Staph infections in hospitals are a serious concern, so much so that the term Methicillin-resistant Staphylococcus aureus (MRSA) is as commonly known as MRI. Far less known is that in many of these cases, patients are infecting themselves.
In heart surgeries and knee and joint-replacement procedures, up to 85 percent of staph infections after surgery come from patients’ own bacteria, according to a 2002 study in the New England Journal of Medicine.
Despite the threat that staph bacteria pose to patients, there is no uniformly accepted procedure to reduce surgical-site infections in the United States. Now, a team of researchers led by the University of Iowa is recommending guidelines that will cut the infection rate by 71 percent for staph bacteria and 59 percent for a broader class of infectious agents known as gram-positive bacteria. In a paper published Thursday (June 13) in the British Medical Journal, the researchers recommend three steps to reduce post-surgical staph infections:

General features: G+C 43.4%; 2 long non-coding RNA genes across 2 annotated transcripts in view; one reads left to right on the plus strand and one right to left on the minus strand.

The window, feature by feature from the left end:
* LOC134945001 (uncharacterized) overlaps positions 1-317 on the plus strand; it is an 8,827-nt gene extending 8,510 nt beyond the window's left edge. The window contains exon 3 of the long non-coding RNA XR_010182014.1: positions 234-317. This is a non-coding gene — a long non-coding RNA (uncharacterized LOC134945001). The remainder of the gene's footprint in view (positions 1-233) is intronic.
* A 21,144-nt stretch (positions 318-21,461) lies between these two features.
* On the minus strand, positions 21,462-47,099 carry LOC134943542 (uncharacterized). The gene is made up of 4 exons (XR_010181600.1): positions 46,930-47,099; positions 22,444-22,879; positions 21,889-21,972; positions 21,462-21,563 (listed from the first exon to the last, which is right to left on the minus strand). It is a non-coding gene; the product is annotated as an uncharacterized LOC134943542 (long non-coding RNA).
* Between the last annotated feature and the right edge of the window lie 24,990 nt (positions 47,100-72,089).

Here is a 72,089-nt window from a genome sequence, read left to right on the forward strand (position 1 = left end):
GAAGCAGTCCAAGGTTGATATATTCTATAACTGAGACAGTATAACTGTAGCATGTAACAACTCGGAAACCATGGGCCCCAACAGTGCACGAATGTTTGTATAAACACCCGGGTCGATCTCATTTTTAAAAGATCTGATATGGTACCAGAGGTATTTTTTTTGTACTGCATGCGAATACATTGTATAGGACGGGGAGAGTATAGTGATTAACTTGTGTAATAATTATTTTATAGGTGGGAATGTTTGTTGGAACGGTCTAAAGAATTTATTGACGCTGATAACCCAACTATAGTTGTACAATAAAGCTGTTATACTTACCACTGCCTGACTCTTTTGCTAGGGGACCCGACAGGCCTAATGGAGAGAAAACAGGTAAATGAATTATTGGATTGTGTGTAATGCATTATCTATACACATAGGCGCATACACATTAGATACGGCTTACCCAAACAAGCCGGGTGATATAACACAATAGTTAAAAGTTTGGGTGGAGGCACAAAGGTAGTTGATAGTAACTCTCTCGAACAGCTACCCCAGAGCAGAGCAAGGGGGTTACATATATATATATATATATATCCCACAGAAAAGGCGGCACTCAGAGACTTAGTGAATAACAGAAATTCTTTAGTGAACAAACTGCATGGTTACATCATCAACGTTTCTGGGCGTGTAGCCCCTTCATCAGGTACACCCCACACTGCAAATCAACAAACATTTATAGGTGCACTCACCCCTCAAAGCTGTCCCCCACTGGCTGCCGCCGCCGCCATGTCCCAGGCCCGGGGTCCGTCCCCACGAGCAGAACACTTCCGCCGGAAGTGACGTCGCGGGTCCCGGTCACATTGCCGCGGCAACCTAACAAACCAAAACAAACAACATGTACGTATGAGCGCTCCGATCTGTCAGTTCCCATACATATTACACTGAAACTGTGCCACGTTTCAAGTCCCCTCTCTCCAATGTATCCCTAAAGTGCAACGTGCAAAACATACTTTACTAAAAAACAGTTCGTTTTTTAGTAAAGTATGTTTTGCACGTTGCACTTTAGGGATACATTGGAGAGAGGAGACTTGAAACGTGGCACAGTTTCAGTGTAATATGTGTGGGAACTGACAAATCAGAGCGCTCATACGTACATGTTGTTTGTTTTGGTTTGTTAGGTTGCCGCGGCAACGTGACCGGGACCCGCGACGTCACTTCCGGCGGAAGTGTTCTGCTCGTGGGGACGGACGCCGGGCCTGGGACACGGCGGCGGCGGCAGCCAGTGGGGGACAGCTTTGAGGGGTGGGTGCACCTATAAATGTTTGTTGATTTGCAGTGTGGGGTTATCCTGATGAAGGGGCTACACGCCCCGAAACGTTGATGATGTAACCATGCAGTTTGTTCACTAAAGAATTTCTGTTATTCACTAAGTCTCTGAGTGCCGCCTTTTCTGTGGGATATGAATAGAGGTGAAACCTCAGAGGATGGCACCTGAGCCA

• For the 30 percent of patients who have staph naturally in their noses, apply an anti-bacterial nose ointment in the days before surgery.